My 2011 has 188,000 miles on it. My on board charger failed some 5-6 years ago and was replaced by my dealer under the Voltec warranty. The fault was that it would charge on L1 120V but not on L2 240V. Try both chargers on yours and see if maybe L1 works. But my opinion is to fix it. My math calculation shows I’ve saved $20,000 on gasoline in 180,000 miles vs the BMW 3 series it replaced. So you should save the $2,000 expense in 18,000 miles. Assuming you can plug in regularly. Side note: Change the 12V battery if it’s age is unknown, or it’s older than 4-5 years. Catastrophic expense has been caused by simple failure of the 12V.
Thanks :) Is your HV battery original and unmolested?

I tried an L1 charger when the car was "home" in AZ a couple weeks ago, no dice. The HV battery, which has always been fine, is the unknown. Fixing it for $2500 is a no brainer, but it would stink if it didn't buy much trouble free time/mileage. As of today they can L2 charge daily for cheap (possibly free, we haven't figured out if it affects their utilities at all), but they are renters so it is always possible they'll end up somewhere that charging isn't a daily thing. The 12v battery is less than a year old...
Is it possible your Volt’s inability to charge from the wall socket is a problem with the charge port on the side of the car, rather than the charging unit itself?
I suppose anything is possible, but a Chevy service department concluded that the charger needs to be replaced. I would hope their troubleshooting rules out the charge port before calling for a big bucks repair. The car recognizes that it's plugged in, the light on the dash goes yellow but never transitions to green and the dash says something along the lines of unable to charge.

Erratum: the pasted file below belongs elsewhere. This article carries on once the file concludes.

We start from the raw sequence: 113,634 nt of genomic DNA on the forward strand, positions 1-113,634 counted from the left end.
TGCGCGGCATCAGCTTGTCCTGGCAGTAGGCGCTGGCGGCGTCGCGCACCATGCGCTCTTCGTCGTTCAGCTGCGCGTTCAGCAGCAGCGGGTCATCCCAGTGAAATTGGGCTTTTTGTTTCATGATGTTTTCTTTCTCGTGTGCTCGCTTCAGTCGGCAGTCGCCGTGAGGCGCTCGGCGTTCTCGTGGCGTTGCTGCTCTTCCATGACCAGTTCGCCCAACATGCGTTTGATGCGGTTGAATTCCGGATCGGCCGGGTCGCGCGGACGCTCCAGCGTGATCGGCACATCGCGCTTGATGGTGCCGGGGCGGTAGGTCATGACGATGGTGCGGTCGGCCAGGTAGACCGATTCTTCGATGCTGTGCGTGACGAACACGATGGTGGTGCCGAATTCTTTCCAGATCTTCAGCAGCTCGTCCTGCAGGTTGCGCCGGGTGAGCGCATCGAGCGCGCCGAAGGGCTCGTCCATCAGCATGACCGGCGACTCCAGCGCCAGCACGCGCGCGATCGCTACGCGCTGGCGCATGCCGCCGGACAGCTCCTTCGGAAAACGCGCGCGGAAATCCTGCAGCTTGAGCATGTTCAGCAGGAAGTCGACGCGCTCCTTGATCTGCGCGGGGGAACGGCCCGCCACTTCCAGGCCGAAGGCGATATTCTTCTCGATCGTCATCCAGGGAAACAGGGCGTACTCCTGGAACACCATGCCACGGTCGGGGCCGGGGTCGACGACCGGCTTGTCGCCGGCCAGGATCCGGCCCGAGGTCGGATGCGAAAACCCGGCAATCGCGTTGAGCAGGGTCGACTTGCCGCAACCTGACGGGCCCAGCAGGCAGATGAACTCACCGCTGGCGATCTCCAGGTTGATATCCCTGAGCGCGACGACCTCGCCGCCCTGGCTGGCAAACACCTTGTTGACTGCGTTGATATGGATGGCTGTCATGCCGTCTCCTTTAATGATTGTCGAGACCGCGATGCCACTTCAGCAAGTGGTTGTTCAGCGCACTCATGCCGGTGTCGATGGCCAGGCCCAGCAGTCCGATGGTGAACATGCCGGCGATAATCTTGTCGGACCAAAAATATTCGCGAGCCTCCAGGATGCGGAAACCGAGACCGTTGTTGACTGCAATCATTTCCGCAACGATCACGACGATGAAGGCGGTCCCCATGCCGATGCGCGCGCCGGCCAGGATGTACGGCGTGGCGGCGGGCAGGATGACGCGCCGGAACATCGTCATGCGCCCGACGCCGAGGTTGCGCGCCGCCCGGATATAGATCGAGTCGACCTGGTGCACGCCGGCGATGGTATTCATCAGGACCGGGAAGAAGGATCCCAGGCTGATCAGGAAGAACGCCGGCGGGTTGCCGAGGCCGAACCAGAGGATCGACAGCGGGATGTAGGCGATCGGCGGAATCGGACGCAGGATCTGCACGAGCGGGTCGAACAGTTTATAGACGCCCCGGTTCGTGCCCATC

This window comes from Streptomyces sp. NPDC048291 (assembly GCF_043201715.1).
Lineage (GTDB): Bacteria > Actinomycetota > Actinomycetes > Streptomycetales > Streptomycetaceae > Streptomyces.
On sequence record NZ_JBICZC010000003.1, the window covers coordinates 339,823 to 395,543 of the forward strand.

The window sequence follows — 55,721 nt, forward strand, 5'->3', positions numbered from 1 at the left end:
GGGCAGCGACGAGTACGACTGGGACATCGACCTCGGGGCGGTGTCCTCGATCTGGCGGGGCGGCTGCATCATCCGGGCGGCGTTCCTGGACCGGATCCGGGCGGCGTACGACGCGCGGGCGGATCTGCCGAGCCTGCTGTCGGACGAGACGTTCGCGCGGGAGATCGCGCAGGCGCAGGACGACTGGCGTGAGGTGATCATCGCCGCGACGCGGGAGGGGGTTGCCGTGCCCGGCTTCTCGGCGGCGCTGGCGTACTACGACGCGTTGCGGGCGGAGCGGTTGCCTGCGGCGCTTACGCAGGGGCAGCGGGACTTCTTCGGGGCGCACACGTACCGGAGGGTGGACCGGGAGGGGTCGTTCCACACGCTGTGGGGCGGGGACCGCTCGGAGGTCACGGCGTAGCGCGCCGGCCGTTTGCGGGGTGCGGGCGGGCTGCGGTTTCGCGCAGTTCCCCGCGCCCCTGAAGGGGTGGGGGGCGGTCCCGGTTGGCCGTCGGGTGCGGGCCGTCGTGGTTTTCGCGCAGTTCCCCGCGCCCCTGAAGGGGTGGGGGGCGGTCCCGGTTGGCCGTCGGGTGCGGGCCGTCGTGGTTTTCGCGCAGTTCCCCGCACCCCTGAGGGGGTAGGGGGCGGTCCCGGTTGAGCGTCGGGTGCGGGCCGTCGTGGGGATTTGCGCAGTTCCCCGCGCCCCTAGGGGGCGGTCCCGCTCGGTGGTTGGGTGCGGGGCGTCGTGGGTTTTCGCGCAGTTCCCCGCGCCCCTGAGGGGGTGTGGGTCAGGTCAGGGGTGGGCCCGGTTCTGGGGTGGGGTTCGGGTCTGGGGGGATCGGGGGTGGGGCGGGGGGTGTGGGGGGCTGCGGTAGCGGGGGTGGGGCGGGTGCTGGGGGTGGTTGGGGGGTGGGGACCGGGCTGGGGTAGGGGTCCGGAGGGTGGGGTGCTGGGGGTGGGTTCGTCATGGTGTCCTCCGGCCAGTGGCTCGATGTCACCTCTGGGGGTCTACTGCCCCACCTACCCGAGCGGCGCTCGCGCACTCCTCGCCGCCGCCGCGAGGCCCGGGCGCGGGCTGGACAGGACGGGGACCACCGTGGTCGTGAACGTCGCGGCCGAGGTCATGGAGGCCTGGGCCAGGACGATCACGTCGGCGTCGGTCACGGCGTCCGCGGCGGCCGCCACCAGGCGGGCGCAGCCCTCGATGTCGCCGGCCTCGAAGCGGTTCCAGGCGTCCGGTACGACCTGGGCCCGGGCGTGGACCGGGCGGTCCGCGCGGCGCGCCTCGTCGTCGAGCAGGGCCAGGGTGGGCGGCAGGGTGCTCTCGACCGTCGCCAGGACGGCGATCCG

A couple things about not charging the battery at all. Years ago GE leased a large number of volts for their employees, supplied fuel credit cards so they didn’t have to pay for gas, but never came up with a way to reimburse their employees for electricity. So many of them drove them purely on ICE thereby negating the benefits of having a PHEV. I haven’t seen any reports of people buying used off-lease GE vehicles having any problems.

On the other hand, if you live in a place where it gets really cold, without plugging in, your battery could get cold soaked as it doesn’t have the ability to protect itself as it would if it were plugged in. But if you live in a mild climate like Cali, I think you could potentially drive it using the ICE. Others on this forum may have differing opinions.
To the best of my knowledge it has only ever been in CA and AZ. We had it as a family car here in Chandler for a couple years, now it's in LA with my daughters, so I guess that's good :)
The OBCM (on board charging module) failed on my 2011 volt back on 2016. I purchased a used one from a wrecking yard and DIY myself. Plug and play. Did not require any re-programming (at least in my case). It was about $200 for the used part and a drive to Tennessee.
Thanks for chiming in :) So this OBCM is the silver box near the right front wheel? My understanding is that is what is bad on my car...
The OBCM (on board charging module) failed on my 2011 volt back on 2016. I purchased a used one from a wrecking yard and DIY myself. Plug and play. Did not require any re-programming (at least in my case). It was about $200 for the used part and a drive to Tennessee.
Howdy folks, still no luck getting this fixed thru the dealer that diagnosed the issue. Anybody know if what @Eric99 posted is correct? Not sure if it's something I could do, but saving money and getting the car chargeable sometime soon(ish) would be really nice... Thanks, Doug
Howdy folks, can anyone confirm that this can be replaced with a good used unit without any programming: 2011-2016 GM Battery Charger 24276662? @Eric99 appears to have done just that (Replacing my OBCM) , and the new part seems to be completely unavailable... Thanks, Doug